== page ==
1. Suppose the MIPS architecture were extended to support the blt and bge operations in hardware, rather than as assembler pseudo-instructions. How much could each of the two programs benefit from this?
2. Suppose the MIPS architecture were simplified so that the only shift instructions shifted left or right by one bit position. What would the performance impact on each program be? (Note: the existing shift instructions are sll, srl, sra, sllv, srlv, and srav. The first three (without v on the end) shift by a fixed number of bits specified in a five bit wide shift amount field within the instruction, while the other three are variable shifts in which a register specifies the amount by which to shift.)
3. Some architectures otherwise similar to the MIPS have register windows'' that eliminate most of the need for saving registers to the stack on procedure entry and restoring them on procedure exit. (Instead, procedure calls simply select a new set of registers and procedure returns go back to using the old registers.) Of course, register windows have limitations and there is some performance penalty associated with them. None the less, it is interesting to get an approximate bound on how much performance improvement would be possible from perfect free register windows. How much does each program stand to gain?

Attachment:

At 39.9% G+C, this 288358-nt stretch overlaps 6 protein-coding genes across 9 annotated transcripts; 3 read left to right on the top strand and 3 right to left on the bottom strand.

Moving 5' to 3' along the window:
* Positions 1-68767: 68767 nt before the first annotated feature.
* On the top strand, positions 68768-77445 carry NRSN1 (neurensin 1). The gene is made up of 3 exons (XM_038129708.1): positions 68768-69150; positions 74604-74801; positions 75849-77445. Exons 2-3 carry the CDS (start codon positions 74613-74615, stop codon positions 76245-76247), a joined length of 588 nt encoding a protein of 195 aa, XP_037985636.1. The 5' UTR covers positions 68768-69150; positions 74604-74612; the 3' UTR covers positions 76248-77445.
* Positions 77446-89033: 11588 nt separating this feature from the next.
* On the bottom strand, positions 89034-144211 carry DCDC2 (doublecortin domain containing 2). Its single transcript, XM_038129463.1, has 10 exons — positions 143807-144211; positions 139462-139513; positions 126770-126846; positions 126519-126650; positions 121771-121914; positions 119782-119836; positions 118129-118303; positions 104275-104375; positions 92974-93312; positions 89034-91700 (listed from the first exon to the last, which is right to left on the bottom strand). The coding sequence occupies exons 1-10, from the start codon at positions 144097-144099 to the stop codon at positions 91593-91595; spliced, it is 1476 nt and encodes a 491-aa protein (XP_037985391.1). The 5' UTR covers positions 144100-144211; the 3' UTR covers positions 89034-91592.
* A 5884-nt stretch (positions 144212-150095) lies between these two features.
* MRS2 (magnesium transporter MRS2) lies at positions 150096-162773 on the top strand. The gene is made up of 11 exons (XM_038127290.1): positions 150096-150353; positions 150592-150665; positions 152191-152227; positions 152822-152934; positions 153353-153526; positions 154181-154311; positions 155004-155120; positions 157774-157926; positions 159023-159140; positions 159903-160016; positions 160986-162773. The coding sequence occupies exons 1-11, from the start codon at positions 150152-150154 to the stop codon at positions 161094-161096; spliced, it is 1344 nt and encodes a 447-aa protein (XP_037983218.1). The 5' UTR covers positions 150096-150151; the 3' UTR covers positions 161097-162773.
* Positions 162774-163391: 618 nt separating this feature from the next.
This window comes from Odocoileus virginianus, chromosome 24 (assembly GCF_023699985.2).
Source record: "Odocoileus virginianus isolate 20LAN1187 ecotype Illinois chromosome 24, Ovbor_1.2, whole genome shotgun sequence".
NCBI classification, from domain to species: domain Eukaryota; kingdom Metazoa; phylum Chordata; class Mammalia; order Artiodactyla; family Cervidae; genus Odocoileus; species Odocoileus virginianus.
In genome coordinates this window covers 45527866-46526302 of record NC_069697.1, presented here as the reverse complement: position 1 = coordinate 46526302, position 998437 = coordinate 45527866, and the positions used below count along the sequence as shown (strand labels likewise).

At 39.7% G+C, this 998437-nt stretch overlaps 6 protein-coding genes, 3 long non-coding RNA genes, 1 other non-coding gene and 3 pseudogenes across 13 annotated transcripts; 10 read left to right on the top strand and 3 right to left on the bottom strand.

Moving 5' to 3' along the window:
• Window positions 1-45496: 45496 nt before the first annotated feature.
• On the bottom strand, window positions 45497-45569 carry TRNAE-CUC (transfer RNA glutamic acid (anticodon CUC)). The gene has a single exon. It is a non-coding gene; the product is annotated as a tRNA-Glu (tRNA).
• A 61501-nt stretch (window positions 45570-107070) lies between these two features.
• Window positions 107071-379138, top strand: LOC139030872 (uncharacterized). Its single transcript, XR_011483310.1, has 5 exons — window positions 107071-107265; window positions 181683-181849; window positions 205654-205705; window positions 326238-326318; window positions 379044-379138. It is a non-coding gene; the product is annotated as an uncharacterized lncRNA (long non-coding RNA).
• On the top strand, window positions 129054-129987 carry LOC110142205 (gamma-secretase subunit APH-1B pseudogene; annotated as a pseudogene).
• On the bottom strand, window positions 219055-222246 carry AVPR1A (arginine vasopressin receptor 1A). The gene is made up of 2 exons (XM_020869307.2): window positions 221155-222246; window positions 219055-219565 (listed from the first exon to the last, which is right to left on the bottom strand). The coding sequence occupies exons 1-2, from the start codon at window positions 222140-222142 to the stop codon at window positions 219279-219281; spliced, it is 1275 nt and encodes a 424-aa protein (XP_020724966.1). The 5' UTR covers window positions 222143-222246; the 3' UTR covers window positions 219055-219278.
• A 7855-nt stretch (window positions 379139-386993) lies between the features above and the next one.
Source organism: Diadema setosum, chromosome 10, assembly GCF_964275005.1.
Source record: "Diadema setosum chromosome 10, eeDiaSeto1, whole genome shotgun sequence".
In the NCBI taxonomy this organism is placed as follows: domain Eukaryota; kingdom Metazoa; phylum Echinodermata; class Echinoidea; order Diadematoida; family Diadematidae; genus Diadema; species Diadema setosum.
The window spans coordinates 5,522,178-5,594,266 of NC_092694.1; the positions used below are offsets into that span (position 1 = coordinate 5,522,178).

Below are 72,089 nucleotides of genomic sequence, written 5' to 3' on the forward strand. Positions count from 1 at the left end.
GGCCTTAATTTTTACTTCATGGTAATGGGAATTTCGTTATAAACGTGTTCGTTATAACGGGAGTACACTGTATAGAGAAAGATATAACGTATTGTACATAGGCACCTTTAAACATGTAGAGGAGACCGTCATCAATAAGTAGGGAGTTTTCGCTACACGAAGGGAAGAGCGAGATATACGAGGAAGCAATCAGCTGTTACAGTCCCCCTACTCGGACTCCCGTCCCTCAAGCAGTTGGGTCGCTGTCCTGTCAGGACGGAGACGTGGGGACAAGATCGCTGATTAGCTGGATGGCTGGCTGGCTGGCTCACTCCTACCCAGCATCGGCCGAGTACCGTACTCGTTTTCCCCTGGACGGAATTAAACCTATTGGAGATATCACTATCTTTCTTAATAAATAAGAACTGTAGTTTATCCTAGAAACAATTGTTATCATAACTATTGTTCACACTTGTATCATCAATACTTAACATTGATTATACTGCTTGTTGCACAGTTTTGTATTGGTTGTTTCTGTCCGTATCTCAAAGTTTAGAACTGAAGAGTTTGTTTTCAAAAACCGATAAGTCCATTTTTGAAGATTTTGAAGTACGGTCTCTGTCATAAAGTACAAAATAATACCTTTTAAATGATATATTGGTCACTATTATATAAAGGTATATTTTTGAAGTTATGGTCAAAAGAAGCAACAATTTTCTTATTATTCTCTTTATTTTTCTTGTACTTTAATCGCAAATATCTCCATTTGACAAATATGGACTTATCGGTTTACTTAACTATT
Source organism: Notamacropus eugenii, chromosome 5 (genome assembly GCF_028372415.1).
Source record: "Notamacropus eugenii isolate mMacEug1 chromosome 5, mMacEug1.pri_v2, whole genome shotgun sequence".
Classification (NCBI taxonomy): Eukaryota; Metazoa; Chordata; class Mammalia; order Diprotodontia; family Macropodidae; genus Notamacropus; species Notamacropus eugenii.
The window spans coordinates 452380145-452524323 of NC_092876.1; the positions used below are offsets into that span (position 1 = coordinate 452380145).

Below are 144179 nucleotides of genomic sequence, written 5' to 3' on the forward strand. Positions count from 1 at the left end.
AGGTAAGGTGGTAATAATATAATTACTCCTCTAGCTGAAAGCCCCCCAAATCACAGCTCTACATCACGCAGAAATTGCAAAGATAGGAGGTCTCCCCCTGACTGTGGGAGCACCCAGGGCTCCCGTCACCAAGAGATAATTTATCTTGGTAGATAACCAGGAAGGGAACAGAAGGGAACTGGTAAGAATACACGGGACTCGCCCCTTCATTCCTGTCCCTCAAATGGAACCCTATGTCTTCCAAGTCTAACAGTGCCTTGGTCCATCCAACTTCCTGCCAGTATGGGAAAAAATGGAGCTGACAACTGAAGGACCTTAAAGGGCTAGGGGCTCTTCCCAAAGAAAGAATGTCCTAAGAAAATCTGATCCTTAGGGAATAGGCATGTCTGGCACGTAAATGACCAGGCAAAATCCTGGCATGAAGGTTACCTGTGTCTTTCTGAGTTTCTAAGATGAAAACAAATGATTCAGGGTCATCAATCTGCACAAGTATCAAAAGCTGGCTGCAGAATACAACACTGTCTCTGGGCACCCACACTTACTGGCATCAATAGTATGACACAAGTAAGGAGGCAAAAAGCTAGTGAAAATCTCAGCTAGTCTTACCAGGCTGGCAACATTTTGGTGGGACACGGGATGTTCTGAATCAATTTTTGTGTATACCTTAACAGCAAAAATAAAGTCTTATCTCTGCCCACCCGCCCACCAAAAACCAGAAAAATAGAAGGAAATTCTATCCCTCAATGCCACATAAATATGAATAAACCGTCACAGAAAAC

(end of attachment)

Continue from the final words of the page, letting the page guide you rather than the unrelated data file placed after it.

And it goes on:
4. Instead of changing the architecture, it is possible to identify the most performance critical procedures and hand-optimize the code in those procedures. Suppose you could afford the time to do this for the 10 most performance-critical procedures, and managed to shave 10% of their time off. What would the overall performance improvement be for each program?
5. Suppose that the MIPS architecture were changed so that branch displacements were measured in bytes rather than in words, i.e., so that the shift left by 2 was eliminated from the datapath. This would effectively reduce the distance reachable with a branch instruction, which might require turning some long-distance branches into short branches around jumps. Suppose this architectural simplification was done; what would the performance impact on each program be?
6. Are there any other major differences between the two programs' behaviors that stand out to you from the statistical information you have, beyond those that you addressed in the prior questions?

Instructor: Max Hailperin